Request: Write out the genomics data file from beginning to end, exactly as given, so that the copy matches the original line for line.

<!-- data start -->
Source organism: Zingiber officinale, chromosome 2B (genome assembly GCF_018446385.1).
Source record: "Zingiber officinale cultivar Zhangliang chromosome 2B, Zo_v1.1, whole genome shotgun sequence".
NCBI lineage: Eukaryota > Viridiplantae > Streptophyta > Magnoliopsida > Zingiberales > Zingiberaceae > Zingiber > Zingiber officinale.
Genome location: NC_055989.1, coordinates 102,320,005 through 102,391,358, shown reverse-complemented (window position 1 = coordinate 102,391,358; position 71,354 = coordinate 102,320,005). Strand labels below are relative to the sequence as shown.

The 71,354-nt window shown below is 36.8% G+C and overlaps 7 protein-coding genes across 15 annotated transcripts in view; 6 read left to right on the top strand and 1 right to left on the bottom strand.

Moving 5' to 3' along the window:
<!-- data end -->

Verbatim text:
Source organism: Zingiber officinale, chromosome 2B (genome assembly GCF_018446385.1).
Source record: "Zingiber officinale cultivar Zhangliang chromosome 2B, Zo_v1.1, whole genome shotgun sequence".
NCBI lineage: Eukaryota > Viridiplantae > Streptophyta > Magnoliopsida > Zingiberales > Zingiberaceae > Zingiber > Zingiber officinale.
Genome location: NC_055989.1, coordinates 102,320,005 through 102,391,358, shown reverse-complemented (window position 1 = coordinate 102,391,358; position 71,354 = coordinate 102,320,005). Strand labels below are relative to the sequence as shown.

The 71,354-nt window shown below is 36.8% G+C and overlaps 7 protein-coding genes across 15 annotated transcripts in view; 6 read left to right on the top strand and 1 right to left on the bottom strand.

Moving 5' to 3' along the window: